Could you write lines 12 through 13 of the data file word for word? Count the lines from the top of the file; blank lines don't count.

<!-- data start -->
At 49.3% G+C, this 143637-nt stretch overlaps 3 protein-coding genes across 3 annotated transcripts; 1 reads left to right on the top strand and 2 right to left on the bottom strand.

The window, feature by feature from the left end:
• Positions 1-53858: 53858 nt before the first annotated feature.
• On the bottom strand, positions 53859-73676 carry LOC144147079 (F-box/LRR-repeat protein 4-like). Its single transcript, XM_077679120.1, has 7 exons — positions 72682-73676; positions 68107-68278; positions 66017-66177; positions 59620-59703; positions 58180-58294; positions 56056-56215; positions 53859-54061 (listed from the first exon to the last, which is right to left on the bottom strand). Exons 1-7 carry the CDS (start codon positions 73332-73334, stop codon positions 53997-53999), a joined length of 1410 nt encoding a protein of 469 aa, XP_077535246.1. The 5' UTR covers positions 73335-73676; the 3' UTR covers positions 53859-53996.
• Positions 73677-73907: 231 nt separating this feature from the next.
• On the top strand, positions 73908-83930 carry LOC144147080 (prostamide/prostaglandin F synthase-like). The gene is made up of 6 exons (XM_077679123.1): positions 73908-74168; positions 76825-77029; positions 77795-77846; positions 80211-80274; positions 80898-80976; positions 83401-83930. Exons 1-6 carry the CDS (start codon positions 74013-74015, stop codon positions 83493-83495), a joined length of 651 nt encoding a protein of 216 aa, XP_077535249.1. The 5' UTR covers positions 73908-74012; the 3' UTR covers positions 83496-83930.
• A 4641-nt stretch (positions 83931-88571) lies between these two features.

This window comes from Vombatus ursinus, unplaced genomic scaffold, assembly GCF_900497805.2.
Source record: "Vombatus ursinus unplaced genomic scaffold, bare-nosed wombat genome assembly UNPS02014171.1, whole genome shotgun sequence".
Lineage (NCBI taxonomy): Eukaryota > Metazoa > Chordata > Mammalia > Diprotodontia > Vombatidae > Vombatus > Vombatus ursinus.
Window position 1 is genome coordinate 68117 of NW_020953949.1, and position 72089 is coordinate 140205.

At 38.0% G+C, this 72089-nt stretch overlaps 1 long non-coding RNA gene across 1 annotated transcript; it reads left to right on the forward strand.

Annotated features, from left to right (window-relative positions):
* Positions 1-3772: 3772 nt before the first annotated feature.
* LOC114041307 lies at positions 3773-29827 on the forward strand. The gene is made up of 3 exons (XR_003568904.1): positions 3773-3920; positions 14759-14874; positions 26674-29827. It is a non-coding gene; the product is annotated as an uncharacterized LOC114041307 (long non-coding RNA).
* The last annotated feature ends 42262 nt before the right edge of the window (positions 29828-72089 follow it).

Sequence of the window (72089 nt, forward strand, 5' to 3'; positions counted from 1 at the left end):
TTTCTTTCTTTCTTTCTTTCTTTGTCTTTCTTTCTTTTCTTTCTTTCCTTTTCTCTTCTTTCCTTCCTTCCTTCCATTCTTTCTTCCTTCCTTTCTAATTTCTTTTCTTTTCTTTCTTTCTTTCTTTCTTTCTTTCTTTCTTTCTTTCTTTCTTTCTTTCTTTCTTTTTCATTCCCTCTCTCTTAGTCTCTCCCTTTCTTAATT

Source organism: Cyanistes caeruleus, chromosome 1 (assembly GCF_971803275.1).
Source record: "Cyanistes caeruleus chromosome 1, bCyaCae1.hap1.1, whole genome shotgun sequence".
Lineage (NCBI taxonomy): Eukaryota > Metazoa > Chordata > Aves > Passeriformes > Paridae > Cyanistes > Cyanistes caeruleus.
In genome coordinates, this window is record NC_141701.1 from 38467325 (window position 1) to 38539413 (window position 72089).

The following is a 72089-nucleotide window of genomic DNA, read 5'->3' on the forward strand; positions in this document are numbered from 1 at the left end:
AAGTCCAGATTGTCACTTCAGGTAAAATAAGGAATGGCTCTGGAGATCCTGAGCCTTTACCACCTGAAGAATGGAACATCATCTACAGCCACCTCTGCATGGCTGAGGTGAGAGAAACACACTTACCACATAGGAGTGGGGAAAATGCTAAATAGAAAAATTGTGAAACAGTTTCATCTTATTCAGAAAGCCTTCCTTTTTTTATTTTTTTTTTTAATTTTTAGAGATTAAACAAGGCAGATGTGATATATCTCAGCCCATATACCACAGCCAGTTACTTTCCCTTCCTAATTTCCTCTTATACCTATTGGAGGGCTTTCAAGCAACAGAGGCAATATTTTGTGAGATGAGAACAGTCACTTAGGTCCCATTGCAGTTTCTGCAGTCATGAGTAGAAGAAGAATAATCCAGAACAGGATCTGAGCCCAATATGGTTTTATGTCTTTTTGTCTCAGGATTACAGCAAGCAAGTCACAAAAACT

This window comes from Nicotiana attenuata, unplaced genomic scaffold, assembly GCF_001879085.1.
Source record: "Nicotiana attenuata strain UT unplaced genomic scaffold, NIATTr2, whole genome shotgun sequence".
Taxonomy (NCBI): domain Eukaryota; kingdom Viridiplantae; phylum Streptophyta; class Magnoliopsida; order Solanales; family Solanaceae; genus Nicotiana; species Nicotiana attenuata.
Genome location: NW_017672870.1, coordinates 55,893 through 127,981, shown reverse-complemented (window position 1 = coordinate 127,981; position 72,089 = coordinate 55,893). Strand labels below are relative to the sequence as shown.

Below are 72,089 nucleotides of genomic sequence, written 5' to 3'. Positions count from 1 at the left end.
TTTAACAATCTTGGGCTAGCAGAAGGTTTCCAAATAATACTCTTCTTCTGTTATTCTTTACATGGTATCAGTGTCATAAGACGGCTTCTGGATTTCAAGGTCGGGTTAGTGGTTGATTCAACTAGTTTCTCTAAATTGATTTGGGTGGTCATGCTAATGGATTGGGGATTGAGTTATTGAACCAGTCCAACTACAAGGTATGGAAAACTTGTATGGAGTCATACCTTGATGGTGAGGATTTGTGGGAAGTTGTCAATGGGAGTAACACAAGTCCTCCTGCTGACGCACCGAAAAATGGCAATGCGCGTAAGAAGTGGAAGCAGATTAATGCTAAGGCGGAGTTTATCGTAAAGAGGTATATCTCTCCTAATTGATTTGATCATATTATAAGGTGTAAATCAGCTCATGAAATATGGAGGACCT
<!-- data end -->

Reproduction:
At 38.0% G+C, this 72089-nt stretch overlaps 1 long non-coding RNA gene across 1 annotated transcript; it reads left to right on the forward strand.

Annotated features, from left to right (window-relative positions):